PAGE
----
LinkedIn SVP offers three keys to surviving 'global talent economy'

Making a profile on LinkedIn isn't enough alone to build your online brand, according to one LinkedIn executive. Rather, you need to fully immerse yourself on the platform.
Written by Rachel King, Contributor

SAN FRANCISCO -- LinkedIn has approximately 135 million members now, but some people still question the use cases and the value for a professional social network.

Deep Nishar, senior vice president of products and user experience at LinkedIn, explained at the GigaOM NetWork 2011 summit on Thursday morning that while platforms such as Facebook and Twitter are useful for personal social and broadcast media purposes, he reasserted LinkedIn's place for keeping tabs on professional contacts.

"Our mission is to connect the world's professionals and make them more productive," Nishar affirmed.

Nishar added that as LinkedIn grows, the company is finding that more and more people are becoming part of a "global talent marketplace," and that users are becoming "entrepreneurs of their own lives." Nishar clarified that this doesn't mean that users are starting their own businesses, but rather building their own brands and taking charge of their own destinies in this "new talent economy."

Growing at a rate of two new members every second, Nishar also cited comScore results that LinkedIn has 80 to 83 million unique visitors every month worldwide.

Nishar outlined three key steps that he advises LinkedIn users to follow to being successful in this kind of social environment:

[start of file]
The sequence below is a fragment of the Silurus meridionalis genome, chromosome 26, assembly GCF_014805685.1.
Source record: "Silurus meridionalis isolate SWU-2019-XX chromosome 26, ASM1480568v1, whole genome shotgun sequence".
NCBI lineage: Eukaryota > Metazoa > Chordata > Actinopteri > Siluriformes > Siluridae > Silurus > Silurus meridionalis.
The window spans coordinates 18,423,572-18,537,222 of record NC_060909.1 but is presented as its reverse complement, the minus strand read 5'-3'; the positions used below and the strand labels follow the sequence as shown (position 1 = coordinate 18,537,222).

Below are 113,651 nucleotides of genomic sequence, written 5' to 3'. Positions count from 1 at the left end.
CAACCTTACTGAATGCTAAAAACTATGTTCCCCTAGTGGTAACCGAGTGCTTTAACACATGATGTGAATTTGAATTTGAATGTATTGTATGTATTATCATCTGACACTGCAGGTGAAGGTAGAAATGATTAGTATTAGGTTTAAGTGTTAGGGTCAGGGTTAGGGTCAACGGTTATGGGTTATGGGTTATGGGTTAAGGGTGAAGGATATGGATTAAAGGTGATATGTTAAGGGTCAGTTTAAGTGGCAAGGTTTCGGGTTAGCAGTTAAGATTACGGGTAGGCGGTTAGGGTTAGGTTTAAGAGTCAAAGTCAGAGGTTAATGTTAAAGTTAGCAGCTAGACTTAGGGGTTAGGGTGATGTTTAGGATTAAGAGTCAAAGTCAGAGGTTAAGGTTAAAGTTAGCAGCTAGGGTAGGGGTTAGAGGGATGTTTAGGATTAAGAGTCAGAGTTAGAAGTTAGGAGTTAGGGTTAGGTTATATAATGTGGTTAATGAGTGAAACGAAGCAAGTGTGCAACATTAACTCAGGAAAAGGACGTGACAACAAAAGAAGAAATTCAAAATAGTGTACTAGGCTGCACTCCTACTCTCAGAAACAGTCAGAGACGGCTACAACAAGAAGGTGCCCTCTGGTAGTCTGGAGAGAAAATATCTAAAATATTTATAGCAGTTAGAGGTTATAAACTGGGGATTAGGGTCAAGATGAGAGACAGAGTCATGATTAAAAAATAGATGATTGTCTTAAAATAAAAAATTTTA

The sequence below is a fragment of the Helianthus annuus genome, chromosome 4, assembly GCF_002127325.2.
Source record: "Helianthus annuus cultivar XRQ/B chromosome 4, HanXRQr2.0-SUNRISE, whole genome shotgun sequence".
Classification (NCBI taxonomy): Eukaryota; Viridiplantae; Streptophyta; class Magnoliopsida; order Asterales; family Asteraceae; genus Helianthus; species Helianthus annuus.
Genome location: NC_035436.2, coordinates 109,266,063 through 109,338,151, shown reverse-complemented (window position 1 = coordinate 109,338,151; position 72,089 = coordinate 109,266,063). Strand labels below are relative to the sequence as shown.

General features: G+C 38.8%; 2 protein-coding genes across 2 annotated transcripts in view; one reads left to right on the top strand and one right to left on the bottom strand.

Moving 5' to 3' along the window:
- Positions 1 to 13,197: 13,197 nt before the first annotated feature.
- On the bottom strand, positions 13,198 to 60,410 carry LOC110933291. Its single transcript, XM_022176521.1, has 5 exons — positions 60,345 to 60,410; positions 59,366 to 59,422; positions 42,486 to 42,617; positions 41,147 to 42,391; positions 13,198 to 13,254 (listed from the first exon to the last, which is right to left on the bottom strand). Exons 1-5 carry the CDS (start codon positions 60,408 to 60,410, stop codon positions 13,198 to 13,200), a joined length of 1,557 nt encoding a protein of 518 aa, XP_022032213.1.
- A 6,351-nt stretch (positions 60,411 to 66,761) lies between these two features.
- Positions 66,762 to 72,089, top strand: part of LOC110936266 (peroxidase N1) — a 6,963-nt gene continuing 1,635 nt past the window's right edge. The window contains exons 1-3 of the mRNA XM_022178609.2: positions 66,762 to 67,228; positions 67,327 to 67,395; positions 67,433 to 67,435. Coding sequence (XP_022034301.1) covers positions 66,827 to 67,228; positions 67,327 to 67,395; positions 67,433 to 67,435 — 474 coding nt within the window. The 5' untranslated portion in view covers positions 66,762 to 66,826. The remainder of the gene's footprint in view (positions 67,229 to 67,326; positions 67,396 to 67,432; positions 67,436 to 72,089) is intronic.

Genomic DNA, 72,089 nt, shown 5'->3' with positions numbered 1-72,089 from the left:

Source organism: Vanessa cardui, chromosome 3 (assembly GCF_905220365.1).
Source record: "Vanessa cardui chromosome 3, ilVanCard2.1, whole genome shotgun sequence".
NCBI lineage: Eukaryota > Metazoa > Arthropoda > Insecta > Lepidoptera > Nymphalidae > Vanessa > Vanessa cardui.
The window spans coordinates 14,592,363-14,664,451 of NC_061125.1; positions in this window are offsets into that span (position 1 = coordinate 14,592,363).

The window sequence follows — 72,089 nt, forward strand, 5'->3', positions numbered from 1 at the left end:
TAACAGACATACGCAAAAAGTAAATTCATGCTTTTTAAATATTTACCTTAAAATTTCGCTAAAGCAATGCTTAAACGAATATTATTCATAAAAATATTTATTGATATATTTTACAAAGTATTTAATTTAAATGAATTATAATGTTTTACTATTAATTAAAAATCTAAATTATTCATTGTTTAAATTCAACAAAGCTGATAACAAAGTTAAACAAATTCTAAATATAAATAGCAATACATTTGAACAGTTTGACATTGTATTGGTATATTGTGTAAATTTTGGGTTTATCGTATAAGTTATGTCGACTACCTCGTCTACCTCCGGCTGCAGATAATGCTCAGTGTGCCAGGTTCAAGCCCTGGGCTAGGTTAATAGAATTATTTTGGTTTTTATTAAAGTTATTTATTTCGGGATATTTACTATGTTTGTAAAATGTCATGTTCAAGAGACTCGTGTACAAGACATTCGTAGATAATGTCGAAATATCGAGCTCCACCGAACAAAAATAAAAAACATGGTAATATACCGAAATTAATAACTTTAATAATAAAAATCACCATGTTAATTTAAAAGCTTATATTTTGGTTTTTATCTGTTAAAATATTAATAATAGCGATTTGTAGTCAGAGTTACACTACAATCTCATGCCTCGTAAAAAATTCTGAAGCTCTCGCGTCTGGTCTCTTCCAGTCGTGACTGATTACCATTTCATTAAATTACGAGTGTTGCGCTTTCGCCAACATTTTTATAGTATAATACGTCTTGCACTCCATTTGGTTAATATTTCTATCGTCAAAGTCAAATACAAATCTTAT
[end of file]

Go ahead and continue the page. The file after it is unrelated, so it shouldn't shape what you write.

• You have to establish a professional identity and build a network.
  • You need to be in the know and great at what you do. (Here, Nishar pointed towards spending 15 minutes on LinkedIn's news feed each day to find out what's going on with people in your respective industry.)
  • You need to be mobile.

"When you combine all three value propositions, we do find users coming back to LinkedIn," Nishar said.

However, funny enough, LinkedIn does not have an iPad app, which was immediately pointed out by one audience member who said that he was "infuriated" that there isn't support for "one of the most important devices in the world."

Nishar replied that he is a big proponent of mobile use, noting that 12 percent of LinkedIn's weekly unique visits come from mobile devices.

However, he did assert that the HTML user experience is "actually very good." So is LinkedIn shunning an iPad app in favor of HTML5? Nishar said simply that he couldn't "confirm or deny" any iPad app plans.

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